Advantages and Disadvantages of Problem-Based Instruction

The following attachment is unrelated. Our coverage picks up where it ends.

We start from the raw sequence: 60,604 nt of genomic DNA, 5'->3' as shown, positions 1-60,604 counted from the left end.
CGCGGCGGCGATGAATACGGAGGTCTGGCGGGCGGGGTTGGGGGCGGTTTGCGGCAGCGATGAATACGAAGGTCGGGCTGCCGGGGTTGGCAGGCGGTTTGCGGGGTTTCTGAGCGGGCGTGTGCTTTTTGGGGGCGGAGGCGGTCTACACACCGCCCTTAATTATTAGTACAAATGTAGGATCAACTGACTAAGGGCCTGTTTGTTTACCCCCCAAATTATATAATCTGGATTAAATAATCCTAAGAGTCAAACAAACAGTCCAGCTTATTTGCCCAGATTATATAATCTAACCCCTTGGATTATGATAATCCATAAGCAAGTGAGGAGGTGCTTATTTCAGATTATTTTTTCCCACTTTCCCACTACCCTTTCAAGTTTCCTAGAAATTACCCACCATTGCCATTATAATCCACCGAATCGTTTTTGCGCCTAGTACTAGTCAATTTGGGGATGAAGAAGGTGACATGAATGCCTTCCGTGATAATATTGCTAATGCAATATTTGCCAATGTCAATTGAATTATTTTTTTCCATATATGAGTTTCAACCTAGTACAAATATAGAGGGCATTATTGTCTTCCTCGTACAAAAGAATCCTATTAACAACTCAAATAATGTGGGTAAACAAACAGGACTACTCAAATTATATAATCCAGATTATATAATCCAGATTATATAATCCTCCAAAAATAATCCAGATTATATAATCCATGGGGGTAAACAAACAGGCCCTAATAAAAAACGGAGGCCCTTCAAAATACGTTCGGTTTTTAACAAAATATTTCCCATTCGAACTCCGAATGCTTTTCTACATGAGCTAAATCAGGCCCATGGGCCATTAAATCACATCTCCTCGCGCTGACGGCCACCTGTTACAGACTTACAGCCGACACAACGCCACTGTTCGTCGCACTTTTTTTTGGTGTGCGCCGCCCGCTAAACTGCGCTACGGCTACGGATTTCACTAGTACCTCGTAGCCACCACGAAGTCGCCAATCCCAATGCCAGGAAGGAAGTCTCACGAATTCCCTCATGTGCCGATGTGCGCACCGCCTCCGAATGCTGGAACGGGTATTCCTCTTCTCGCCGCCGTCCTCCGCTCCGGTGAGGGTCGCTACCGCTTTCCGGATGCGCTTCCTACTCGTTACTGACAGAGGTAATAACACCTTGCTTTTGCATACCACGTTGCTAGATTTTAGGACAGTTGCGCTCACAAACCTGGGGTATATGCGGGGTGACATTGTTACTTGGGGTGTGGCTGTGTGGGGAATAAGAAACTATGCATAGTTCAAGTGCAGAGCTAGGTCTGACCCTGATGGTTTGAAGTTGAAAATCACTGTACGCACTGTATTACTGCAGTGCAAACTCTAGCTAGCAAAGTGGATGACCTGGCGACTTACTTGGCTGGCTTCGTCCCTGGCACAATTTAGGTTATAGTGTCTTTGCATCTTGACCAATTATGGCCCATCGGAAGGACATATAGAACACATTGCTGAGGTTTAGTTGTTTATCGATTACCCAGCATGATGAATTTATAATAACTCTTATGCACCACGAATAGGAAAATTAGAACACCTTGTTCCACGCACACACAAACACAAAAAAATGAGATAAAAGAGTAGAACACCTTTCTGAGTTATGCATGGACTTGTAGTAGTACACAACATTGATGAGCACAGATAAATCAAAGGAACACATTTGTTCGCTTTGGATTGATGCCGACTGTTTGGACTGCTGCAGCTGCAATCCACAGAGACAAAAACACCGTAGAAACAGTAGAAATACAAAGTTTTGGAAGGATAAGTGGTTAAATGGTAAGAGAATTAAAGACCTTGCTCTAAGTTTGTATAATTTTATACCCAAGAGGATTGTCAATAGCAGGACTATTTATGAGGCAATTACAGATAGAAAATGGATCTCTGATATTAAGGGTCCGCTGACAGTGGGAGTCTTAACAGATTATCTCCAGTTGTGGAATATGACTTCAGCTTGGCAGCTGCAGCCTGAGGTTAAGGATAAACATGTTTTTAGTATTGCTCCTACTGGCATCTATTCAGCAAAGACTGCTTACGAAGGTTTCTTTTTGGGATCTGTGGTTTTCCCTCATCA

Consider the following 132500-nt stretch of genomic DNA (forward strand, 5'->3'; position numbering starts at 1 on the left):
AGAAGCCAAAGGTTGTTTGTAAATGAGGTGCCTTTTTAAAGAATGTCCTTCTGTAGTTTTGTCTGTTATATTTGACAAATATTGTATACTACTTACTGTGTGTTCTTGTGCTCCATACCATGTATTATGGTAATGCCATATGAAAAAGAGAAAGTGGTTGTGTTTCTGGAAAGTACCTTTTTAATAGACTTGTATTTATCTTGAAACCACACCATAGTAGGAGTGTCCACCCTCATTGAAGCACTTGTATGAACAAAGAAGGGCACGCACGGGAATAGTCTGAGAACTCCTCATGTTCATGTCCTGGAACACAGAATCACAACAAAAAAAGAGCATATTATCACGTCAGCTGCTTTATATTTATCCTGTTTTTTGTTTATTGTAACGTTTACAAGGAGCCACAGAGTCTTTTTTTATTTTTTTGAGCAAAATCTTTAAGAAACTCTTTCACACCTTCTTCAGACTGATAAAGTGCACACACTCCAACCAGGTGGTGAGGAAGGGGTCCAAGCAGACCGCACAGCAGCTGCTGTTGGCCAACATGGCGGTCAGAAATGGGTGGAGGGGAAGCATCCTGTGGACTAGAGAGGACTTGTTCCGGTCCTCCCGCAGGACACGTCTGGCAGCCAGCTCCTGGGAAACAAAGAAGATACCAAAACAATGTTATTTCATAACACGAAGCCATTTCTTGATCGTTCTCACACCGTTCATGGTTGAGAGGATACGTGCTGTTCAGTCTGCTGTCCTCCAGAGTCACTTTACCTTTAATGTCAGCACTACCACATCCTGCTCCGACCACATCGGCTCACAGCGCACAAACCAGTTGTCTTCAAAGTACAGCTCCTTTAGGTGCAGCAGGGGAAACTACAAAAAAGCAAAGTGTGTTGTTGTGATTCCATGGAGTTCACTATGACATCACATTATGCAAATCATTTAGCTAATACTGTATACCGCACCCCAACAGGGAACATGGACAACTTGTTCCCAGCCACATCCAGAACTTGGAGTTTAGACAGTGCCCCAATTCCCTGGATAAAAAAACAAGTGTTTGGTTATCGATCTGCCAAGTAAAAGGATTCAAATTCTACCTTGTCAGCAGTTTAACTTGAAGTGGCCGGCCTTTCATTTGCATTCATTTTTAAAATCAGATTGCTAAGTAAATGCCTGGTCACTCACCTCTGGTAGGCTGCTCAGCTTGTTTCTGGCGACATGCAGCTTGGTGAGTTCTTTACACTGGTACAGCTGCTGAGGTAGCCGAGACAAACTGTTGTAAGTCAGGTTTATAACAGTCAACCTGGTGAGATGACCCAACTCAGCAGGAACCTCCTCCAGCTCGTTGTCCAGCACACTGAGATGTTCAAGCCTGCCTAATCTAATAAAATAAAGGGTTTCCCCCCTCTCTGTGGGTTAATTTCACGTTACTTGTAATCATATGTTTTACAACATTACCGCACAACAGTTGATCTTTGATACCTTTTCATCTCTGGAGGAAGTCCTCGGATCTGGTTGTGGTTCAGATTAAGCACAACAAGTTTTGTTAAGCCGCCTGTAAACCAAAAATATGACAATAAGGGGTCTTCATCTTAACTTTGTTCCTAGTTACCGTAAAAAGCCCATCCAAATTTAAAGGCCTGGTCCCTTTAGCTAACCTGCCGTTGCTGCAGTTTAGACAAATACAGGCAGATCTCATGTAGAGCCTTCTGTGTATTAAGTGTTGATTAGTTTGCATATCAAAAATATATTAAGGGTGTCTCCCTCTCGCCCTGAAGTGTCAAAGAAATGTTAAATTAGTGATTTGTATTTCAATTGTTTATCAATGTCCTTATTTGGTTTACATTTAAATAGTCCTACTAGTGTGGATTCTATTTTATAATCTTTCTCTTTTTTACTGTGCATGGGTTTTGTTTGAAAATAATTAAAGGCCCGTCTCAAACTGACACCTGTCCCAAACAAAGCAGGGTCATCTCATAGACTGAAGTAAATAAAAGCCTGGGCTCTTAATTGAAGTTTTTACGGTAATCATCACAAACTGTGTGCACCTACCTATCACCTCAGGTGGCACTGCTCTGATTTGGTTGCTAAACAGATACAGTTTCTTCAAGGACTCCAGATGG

The use of PBL in various settings has revealed both advantages and disadvantages. Gallagher et al. (1995) view PBL as mimicking real-life situations and being inherently interdisciplinary, which allows the student to perceive how different disciplines interact when problem solving. Through the careful process of coaching and modeling, teachers empower students to become self-directed and independent learners, capable of approaching the kinds of complex problems they will face as professionals. Problem-based learning students may not perform as well on multiple-choice tests as students taught by lecture-based instruction; however, follow-up studies completed by Norman and Schmidt (1992) reveal better long-term knowledge retention for PBL students. The apparent improvement in retention may be connected to the way learning occurs in PBL. Problem-based learning has the potential to structure knowledge so that acquisition and recall are optimized, students develop self-directed learning skills, and there is an increase in the motivation for learning (Bayard, 1994). Boud and Feletti (1991) warn that a major problem with evaluating PBL programs is that valid acceptable measures of the outcomes of PBL curricula are hard to find or difficult to interpret. Problem-based learning is also difficult to quickly assess and analyze through testing. Multiple-choice questions, the preferred mode for standardized testing, are not readily adapted to measuring the process skills needed for critical thinking. Structured short-answer questions have the ability to measure problem-solving abilities as well as knowledge recall, but are more time consuming to develop and score (Bayard, 1994). Time spent in study outside of class is a factor of concern to both instructors and students alike. Whether PBL is an advantage or disadvantage depends on the perspective of the individual. When time spent out of class was analyzed in...
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